-----BEGIN PGP SIGNED MESSAGE-----
AUSCERT External Security Bulletin Redistribution
ESB-2000.359 -- Microsoft Security Bulletin (MS00-080)
Patch Available for "Session ID Cookie Marking" Vulnerability (Updated)
22 November 2000
AusCERT Security Bulletin Summary
Product: Internet Information Server
Operating System: Windows NT
Impact: Inappropriate Access
Access Required: Remote
- --------------------------BEGIN INCLUDED TEXT--------------------
- -----BEGIN PGP SIGNED MESSAGE-----
Microsoft Security Bulletin (MS00-080)
- - --------------------------------------
Patch Available for "Session ID Cookie Marking" Vulnerability
Originally posted: October 23, 2000
Updated: November 20, 2000
On October 23, 2000, Microsoft released the original version of this
bulletin, to discuss the availability of a patch that eliminates a
security vulnerability in Microsoft(r) Internet Information Server.
The vulnerability could allow a malicious user to "hijack" another
user's secure web session, under a very restricted set of
On November 20, 2000, we re-released the bulletin to advise customers
using IIS 4.0 on Alpha platforms, or IIS 5.0 on x86 platforms, that
new versions of these patch are available, to correct an error in the
original version of the patch. The x86 IIS 4.0 patch was not affected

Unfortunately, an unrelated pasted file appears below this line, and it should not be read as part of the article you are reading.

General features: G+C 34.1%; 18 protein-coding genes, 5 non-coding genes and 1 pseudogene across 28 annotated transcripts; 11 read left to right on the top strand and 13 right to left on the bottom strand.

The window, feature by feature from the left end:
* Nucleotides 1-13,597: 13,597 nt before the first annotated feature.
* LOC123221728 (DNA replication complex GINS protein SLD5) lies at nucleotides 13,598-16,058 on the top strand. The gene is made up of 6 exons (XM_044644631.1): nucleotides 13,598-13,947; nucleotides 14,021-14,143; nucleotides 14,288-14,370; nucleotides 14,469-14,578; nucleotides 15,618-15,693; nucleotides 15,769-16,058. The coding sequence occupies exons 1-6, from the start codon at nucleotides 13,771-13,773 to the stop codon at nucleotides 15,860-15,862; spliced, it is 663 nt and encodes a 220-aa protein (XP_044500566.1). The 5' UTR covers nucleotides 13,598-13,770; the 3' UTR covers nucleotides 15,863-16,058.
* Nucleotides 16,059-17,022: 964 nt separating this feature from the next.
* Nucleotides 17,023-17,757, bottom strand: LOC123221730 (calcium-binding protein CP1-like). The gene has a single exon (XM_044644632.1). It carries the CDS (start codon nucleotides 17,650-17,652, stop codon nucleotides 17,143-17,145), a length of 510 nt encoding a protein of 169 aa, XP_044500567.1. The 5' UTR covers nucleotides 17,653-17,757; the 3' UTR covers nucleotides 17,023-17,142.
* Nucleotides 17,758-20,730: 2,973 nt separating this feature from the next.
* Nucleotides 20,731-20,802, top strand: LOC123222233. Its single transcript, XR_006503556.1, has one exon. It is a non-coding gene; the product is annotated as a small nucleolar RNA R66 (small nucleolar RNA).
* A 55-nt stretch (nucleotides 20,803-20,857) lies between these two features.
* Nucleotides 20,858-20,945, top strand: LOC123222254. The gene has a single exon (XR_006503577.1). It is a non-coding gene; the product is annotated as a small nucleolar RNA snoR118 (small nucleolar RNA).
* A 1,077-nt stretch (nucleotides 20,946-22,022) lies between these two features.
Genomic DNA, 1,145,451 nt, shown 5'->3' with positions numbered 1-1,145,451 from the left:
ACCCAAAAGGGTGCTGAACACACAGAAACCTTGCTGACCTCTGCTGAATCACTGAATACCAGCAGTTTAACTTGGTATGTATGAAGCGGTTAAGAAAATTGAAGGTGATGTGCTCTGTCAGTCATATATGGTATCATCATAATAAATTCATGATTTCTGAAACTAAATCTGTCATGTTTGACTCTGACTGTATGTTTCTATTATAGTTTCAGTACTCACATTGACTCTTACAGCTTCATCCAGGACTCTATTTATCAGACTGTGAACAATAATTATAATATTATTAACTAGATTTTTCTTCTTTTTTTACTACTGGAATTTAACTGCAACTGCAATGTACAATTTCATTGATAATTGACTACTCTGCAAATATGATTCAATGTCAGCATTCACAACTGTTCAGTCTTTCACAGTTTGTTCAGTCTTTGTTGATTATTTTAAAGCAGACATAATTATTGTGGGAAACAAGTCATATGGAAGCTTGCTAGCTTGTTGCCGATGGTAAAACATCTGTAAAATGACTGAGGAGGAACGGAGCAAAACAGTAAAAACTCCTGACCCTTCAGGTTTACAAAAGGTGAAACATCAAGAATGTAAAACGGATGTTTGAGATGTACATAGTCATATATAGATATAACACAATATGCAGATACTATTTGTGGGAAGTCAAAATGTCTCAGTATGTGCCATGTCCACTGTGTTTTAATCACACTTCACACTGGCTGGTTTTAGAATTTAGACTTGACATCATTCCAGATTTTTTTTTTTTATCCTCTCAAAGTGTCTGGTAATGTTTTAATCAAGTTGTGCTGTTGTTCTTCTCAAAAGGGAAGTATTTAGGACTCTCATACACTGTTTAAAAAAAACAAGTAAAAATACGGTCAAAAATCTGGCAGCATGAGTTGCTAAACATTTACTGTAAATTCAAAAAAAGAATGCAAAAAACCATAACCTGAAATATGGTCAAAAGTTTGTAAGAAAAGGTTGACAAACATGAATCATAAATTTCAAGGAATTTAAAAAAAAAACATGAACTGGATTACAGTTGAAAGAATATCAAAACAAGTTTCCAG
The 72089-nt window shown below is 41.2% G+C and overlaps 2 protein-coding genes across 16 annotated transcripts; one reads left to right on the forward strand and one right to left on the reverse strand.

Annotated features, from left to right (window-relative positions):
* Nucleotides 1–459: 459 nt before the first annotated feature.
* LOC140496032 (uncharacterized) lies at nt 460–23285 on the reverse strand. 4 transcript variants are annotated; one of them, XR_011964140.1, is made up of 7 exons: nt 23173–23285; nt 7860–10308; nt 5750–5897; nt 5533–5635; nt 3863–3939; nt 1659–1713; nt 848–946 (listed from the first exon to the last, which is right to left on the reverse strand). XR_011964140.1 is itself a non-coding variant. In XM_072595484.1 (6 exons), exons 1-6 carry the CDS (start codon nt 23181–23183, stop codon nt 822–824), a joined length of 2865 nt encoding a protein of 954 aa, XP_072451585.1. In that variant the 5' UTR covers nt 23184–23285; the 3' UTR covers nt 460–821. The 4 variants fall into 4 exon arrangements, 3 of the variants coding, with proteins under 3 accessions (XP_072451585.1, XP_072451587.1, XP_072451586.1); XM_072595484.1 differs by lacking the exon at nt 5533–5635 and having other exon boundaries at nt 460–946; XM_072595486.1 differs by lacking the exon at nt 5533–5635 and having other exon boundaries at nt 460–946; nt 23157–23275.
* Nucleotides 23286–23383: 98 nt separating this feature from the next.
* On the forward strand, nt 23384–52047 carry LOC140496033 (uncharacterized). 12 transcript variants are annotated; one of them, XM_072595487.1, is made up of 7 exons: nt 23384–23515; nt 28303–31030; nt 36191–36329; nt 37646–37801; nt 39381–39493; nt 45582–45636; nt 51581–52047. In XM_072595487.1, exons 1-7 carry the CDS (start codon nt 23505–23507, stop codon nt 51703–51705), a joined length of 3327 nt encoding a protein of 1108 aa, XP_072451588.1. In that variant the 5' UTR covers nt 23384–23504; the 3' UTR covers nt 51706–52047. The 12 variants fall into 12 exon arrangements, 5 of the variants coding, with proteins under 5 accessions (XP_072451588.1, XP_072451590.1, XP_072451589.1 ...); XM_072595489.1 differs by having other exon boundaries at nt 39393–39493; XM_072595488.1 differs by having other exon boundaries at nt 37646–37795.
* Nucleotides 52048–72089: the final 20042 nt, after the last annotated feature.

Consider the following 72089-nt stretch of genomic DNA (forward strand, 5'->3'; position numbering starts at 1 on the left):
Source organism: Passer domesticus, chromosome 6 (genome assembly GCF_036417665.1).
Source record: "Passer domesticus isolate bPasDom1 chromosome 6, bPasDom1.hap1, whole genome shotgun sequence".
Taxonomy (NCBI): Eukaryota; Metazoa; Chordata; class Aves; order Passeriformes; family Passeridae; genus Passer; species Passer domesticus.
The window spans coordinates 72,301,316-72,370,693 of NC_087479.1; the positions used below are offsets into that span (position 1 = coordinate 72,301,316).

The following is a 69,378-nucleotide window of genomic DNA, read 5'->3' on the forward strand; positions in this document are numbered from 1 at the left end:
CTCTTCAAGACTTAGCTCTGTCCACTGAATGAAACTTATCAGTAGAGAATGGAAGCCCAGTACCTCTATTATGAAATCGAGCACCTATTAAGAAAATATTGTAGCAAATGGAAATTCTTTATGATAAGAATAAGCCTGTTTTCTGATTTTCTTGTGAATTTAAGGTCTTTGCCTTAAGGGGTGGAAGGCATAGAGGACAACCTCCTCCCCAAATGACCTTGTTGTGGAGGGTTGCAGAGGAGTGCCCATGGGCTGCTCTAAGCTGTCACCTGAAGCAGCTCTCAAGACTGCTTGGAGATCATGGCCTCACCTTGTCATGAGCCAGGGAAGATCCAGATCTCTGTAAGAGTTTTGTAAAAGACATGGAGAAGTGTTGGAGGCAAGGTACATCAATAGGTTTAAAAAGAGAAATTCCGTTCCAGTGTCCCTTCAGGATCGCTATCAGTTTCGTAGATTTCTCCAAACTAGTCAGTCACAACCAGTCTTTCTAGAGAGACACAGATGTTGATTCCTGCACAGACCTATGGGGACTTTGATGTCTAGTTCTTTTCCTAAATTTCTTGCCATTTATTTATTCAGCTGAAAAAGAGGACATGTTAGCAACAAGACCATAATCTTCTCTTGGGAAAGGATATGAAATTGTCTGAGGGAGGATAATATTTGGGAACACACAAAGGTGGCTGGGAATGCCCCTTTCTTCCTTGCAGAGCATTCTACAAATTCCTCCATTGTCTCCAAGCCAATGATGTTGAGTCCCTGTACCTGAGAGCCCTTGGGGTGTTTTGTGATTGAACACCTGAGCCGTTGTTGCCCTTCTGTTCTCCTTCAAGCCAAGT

by the error, and customers using these systems do not need to take
Frequently asked questions regarding this vulnerability and
the patch can be found at
IIS supports the use of a Session ID cookie to track the current
session identifier for a web session. However, .ASP in IIS does not
support the creation of secure Session ID cookies as defined in RFC
2109. As a result, secure and non-secure pages on the same web site
use the same Session ID. If a user initiated a session with a secure
web page, a Session ID cookie would be generated and sent to the
user, protected by SSL. But if the user subsequently visited a
non-secure page on the same site, the same Session ID cookie would be
exchanged, this time in plaintext. If a malicious user had complete
control over the communications channel, he could read the plaintext
Session ID cookie and use it to connect to the user's session with
the secure page. At that point, he could take any action on the
secure page that the user could take.
The conditions under which this vulnerability could be exploited are
rather daunting. The malicious user would need to have complete
control over the other user's communications with the web site. Even
then, the malicious user could not make the initial connection to the
secure page - only the legitimate user could do that. The patch
eliminates the vulnerability by adding support for secure Session ID
cookies in .ASP pages. (Secure cookies already are supported for all
other types of cookies, under all other technologies in IIS).
The original version of patches for IIS 4.0 Alpha and the IIS 5.0
systems did not install correctly. The IIS 4.0 x86 version of the
patch does install correctly.
Affected Software Versions
- Microsoft Internet Information Server 4.0
- Microsoft Internet Information Services 5.0
- IIS 4.0:
Available from Microsoft Product Support Services
- IIS 5.0:
Note: The patch installs support for secure Session ID cookies, but
does not enable it for reasons of application compatibility. As
discussed in the Knowledge Base article, it can be enabled or
disabled on a site-by-site basis.